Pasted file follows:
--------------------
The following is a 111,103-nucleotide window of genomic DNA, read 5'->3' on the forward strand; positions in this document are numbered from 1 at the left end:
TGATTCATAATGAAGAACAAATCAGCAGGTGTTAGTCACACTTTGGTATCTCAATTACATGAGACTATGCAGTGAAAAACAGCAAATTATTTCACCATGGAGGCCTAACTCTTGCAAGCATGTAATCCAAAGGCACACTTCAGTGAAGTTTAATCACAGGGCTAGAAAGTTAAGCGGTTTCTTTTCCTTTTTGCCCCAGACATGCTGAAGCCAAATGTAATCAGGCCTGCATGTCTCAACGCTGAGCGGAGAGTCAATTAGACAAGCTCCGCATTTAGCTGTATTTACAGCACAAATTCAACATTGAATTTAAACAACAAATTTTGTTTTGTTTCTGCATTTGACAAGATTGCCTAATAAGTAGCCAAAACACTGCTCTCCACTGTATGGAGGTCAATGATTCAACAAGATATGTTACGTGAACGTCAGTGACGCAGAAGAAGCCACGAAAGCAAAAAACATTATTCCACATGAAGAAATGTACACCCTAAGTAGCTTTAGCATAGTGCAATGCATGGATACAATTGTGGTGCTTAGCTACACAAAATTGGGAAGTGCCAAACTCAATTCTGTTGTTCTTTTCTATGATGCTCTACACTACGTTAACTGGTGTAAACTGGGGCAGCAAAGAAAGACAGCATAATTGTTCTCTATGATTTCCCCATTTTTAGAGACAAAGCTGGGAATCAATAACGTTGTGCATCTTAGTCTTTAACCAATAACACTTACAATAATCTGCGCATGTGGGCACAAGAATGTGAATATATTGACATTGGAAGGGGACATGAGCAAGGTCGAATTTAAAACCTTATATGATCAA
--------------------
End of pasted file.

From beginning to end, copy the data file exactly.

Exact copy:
The following is a 111,103-nucleotide window of genomic DNA, read 5'->3' on the forward strand; positions in this document are numbered from 1 at the left end:
TGATTCATAATGAAGAACAAATCAGCAGGTGTTAGTCACACTTTGGTATCTCAATTACATGAGACTATGCAGTGAAAAACAGCAAATTATTTCACCATGGAGGCCTAACTCTTGCAAGCATGTAATCCAAAGGCACACTTCAGTGAAGTTTAATCACAGGGCTAGAAAGTTAAGCGGTTTCTTTTCCTTTTTGCCCCAGACATGCTGAAGCCAAATGTAATCAGGCCTGCATGTCTCAACGCTGAGCGGAGAGTCAATTAGACAAGCTCCGCATTTAGCTGTATTTACAGCACAAATTCAACATTGAATTTAAACAACAAATTTTGTTTTGTTTCTGCATTTGACAAGATTGCCTAATAAGTAGCCAAAACACTGCTCTCCACTGTATGGAGGTCAATGATTCAACAAGATATGTTACGTGAACGTCAGTGACGCAGAAGAAGCCACGAAAGCAAAAAACATTATTCCACATGAAGAAATGTACACCCTAAGTAGCTTTAGCATAGTGCAATGCATGGATACAATTGTGGTGCTTAGCTACACAAAATTGGGAAGTGCCAAACTCAATTCTGTTGTTCTTTTCTATGATGCTCTACACTACGTTAACTGGTGTAAACTGGGGCAGCAAAGAAAGACAGCATAATTGTTCTCTATGATTTCCCCATTTTTAGAGACAAAGCTGGGAATCAATAACGTTGTGCATCTTAGTCTTTAACCAATAACACTTACAATAATCTGCGCATGTGGGCACAAGAATGTGAATATATTGACATTGGAAGGGGACATGAGCAAGGTCGAATTTAAAACCTTATATGATCAA